[cairo] Trying to figure out some rasterization problems
dak at gnu.org
Sun Apr 21 08:45:42 PDT 2013
Behdad Esfahbod <behdad at behdad.org> writes:
> On 13-04-21 11:13 AM, David Kastrup wrote:
>>>> >> Unfortunately, it _does_ make a difference. Why do we care? Because
>>>> >> note stems are rectangles with rounded corners. Not completely circular
>>>> >> stroke ends, just rounded corners. If we care for stroke adjustment
>>>> >> (which we do), that means our actual shape needs to be represented as an
>>>> >> intersection of a stroke-adjusted rectangle and clipping off the rounded
>>>> >> corners. That clipping apparently removes too much. An easy solution
>>>> >> appears to be to restroke the middle part of the rectangle without any
>>>> >> clipping. Which comes to problem b) which I think Cairo might be
>>>> >> responsible for:
>>> > I still have no idea what you are talking about. Perhaps some images
>>> > would help?
>> What's wrong with "a rectangle with rounded corners"? At any rate,
>> stroke adjustment deals with rasterization on a black&white device: if
>> you have a thin line, the normal PostScript/PDF way is to color all
>> pixels black that have any part inside covered by the filled/stroked
>> region. For thin lines, this adds up to one line of blackness too much
>> on each side. Stroke adjustment checks the total width and reduces it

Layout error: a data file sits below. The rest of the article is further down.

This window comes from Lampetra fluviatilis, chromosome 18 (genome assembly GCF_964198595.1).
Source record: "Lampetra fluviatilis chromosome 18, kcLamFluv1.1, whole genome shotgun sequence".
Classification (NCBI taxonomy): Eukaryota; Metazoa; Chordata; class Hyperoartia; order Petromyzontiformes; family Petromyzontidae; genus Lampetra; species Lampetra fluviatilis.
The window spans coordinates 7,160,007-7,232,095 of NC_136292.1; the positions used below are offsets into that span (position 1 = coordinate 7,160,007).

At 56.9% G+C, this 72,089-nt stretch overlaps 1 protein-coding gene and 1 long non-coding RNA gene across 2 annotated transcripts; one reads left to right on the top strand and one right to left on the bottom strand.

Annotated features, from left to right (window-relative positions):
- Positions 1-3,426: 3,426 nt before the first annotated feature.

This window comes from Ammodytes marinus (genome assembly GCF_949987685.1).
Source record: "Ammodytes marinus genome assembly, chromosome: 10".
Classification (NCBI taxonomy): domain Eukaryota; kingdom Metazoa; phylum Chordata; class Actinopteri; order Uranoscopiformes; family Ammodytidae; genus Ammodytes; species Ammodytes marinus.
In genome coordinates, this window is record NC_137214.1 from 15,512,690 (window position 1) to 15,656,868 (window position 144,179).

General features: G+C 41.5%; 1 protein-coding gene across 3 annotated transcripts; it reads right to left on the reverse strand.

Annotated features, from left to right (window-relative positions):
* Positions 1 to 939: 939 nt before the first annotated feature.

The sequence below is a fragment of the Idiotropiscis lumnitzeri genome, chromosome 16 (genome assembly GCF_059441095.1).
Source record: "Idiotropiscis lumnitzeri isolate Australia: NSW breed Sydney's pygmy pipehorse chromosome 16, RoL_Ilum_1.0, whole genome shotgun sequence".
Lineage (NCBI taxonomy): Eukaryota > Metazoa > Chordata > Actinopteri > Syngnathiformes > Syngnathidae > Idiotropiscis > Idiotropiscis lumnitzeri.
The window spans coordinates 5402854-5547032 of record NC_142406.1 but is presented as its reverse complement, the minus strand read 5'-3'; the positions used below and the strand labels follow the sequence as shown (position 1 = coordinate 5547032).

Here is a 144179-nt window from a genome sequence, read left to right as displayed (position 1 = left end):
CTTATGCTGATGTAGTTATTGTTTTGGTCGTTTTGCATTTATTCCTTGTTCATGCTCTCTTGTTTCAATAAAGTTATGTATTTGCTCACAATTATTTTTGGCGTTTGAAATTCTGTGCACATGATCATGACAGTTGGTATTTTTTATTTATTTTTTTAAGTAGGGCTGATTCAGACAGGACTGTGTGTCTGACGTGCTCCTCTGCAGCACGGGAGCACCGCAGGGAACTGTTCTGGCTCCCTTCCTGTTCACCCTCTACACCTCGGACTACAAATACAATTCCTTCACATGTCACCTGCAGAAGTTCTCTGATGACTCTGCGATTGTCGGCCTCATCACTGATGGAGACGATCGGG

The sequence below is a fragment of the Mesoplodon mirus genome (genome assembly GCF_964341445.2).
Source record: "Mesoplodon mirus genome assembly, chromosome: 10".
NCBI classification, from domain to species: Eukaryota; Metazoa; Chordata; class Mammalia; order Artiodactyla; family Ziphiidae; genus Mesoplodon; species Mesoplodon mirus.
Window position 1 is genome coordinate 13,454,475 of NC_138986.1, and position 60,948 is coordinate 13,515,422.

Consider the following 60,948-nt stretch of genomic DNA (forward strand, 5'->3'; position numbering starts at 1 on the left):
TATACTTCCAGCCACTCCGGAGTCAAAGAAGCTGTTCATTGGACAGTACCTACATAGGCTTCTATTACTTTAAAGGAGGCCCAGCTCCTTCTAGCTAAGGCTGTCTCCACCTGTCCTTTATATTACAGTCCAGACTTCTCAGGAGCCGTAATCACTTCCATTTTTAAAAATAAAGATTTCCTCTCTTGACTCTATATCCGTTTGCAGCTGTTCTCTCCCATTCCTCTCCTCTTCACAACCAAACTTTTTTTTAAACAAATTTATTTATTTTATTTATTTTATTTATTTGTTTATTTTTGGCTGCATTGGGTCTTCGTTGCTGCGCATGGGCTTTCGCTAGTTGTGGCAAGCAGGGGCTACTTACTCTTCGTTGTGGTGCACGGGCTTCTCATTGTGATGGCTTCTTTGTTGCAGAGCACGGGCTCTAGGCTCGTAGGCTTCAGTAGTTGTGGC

>> (starting on the side with the larger overhang) by 1 pixel until it is
>> not off more than half a pixel. So 0, 1 or two pixels are culled from
>> the width, depending on where it lies in the rasterization.
> Ok, it makes more sense now.
> But I have to ask: in 2013, who cares about stroke adjustment? Just
> draw a shape and fill it. I'm sure no print would look bad.
The PDF previews on screen look appalling...
This is <URL:http://code.google.com/p/lilypond/issues/detail?id=2658>
and has been rehashed several times over the years. The rendering on
the web pages looks sub-par as well. At any rate, your Duff-Porter
reference makes clear that clip regions and strokes in Cairo should not
cross the same pixel in parallel lines but rather at sufficiently large
angle, and strokes should not have outlines overlapping at small angles.
That kind of information is important for creating PDF files that don't
look awful in Evince and similar previewers when displaying small
features. I haven't found it anywhere.
Ghostview (and similar) work by just rendering opaquely at higher
resolution, then reducing for display. Requires storage and
performance, but is robust against failing assumptions for the
At any rate, thanks for the info. I think I can now find a reasonably
rendering expression for our features on multiple output devices.
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